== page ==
Elmira Empty-shelf: Elmira's friends and family have told her repeatedly about the joys of list-based grocery shopping. Elmira shrugs, and nods, but continues her enduring habit of listless (in more ways than one) shopping. The result of this is that Elmira is nearly always out of something, necessitating extra trips to the grocery store, calls to her husband to swing by a store on his way home from work, and the postponement of homeschool science projects until she remembers to pick up pipe cleaners, a two-liter plastic bottle, some potting soil and a detonator coil (kidding about the last). Elmira is always complaining about these extra trips to the store--but will she break down and make a list? Probably not; and if it's laundry soap she's out of, she may turn into...

Luella Laundry-laden: Luella always, always, always has way too much laundry to do, with no real excuse for it (that is, she doesn't have a dozen or so children and one washing machine and no dryer). Luella's way of catching up on the laundry is to...complain about it. Or leave it on the bed, waiting to be folded, while she writes a blog post. :)

What all of these personas have in common is that they are all willing to complain about things that, in all honesty, are their own faults. As someone who has hosted most (though not all) of these personas before, I can say that if I am behind on the laundry for any reason other than rampaging illness sweeping through the family, it's because I've let other, less important things be my priority for too long. When I shop without a grocery list, it is my fault if I forget that we were almost out of butter until after we get home--and so on for the other personas on the list.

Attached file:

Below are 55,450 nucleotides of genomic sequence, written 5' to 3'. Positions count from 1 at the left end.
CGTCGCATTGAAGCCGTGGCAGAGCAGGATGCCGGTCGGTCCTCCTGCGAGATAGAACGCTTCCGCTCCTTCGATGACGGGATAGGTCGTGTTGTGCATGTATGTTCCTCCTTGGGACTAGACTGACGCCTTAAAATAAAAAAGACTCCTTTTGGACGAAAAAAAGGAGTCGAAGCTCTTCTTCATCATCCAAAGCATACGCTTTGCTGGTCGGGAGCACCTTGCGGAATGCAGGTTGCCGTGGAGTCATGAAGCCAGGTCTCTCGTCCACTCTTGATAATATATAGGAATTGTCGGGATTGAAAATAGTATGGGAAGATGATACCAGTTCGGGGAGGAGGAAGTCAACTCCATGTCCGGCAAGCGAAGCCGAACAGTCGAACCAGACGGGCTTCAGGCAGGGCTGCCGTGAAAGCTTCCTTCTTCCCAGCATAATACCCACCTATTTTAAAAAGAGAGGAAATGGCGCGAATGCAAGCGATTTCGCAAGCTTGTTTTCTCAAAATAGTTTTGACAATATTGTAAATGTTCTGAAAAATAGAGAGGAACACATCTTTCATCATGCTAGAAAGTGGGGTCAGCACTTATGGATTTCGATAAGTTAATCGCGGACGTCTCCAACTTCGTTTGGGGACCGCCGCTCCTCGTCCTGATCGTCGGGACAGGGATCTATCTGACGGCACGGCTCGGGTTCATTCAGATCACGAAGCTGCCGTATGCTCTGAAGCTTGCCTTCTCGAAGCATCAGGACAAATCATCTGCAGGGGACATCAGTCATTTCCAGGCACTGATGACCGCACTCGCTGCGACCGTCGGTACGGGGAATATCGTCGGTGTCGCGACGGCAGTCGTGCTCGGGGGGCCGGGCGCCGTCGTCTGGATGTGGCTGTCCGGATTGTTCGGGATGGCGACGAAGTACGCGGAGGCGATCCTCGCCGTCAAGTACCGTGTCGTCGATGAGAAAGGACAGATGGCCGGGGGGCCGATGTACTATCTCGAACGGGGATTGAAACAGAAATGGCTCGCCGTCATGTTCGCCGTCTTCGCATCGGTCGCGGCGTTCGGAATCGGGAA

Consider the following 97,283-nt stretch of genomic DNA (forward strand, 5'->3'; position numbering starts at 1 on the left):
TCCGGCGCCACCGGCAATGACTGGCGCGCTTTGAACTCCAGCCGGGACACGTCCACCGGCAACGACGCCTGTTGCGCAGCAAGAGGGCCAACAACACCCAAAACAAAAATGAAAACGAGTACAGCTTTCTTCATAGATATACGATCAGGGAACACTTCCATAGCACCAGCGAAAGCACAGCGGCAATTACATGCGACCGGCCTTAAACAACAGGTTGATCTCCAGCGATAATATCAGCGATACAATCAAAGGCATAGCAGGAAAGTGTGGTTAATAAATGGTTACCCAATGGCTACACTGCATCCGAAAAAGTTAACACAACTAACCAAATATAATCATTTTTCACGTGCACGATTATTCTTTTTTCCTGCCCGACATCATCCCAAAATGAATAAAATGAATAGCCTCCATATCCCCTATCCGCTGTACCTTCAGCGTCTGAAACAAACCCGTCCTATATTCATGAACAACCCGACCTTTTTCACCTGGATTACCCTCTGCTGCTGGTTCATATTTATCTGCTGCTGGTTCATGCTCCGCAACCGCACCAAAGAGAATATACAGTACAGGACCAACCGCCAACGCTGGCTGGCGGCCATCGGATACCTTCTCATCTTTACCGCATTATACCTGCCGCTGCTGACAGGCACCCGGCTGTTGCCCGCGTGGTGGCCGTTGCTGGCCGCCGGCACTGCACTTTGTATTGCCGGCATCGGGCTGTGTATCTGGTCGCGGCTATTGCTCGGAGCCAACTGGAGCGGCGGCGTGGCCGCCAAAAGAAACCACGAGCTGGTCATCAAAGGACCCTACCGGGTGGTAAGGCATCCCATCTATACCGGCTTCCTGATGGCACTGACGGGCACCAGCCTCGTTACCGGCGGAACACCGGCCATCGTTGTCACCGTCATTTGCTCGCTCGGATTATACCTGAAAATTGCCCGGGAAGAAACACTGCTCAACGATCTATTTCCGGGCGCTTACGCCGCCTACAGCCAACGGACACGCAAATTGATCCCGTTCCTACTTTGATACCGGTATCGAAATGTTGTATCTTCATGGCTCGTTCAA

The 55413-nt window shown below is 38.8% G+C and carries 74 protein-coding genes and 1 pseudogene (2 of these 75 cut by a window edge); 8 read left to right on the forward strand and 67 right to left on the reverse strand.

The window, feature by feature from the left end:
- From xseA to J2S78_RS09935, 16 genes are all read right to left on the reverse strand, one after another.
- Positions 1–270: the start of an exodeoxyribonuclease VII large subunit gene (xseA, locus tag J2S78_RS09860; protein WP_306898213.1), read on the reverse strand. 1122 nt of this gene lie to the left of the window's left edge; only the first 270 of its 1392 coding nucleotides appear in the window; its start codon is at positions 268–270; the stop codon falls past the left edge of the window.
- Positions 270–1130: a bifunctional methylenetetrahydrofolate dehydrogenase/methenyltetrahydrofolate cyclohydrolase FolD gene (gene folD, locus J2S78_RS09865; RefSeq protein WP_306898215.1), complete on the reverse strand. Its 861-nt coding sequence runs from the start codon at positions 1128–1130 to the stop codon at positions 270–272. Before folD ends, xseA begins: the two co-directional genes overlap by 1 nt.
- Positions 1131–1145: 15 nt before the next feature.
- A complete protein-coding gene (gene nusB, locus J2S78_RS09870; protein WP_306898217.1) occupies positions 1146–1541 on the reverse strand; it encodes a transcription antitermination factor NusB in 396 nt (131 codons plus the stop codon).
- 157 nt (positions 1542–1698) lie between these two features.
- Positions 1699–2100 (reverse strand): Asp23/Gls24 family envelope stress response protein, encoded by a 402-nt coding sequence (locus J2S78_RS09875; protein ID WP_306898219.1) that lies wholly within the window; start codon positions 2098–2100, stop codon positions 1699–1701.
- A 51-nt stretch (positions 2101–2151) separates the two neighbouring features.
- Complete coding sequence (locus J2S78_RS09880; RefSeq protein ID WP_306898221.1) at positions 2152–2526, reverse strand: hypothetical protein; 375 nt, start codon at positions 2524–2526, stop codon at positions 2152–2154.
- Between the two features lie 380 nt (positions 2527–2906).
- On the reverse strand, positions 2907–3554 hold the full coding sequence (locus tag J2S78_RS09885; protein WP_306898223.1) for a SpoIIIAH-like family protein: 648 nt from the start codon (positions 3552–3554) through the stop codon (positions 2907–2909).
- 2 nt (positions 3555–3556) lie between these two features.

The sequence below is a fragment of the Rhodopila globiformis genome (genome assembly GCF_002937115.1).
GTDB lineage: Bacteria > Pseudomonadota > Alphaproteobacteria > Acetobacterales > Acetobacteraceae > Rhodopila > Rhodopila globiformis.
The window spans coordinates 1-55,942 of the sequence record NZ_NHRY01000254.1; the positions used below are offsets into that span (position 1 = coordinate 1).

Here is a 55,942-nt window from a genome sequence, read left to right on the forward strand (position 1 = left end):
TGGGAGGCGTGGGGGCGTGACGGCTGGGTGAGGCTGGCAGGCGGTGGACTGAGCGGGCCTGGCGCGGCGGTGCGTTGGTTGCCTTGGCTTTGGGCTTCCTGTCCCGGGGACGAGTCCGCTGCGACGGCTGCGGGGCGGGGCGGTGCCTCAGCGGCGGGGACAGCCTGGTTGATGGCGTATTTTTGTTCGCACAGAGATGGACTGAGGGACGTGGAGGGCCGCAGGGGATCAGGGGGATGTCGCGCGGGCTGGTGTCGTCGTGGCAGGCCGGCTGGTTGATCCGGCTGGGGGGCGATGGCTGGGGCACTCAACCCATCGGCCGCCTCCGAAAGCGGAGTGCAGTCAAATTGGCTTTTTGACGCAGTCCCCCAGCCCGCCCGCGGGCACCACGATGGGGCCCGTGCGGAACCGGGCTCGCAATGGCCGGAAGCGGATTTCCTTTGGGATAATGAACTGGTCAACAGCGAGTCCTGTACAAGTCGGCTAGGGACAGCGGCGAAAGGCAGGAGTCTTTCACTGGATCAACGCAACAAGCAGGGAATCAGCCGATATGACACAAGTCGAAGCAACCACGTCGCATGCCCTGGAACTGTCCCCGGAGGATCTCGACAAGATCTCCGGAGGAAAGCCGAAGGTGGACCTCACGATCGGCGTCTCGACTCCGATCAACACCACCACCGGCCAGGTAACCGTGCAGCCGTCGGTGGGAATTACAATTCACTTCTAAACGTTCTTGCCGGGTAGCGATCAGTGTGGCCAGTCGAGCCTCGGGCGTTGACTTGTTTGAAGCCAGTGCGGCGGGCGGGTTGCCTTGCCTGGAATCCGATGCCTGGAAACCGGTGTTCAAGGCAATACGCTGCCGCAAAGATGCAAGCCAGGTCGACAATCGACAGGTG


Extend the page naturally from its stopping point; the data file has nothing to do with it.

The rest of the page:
But I know I have a tendency to complain about all of the effects of these things as if I were a victim of circumstances--until I take a look at some images of the real victims, the ones Mother Teresa's nuns still serve all over the world today. There is nothing like beholding the real image of suffering to make you feel foolish for complaining about some unfolded laundry, is there?

3 comments:

Lauretta said...

Do you live in my house and I just haven't noticed?!

Red Cardigan said...

Lauretta--:) !

It's funny how universal some of these things are. ;)

The Cottage Child said...

I knew it, the song was about me - I AM every woman...except, of course, Mother Teresa. *sigh*

Very nice examples of the women who live around here - thanks, I think?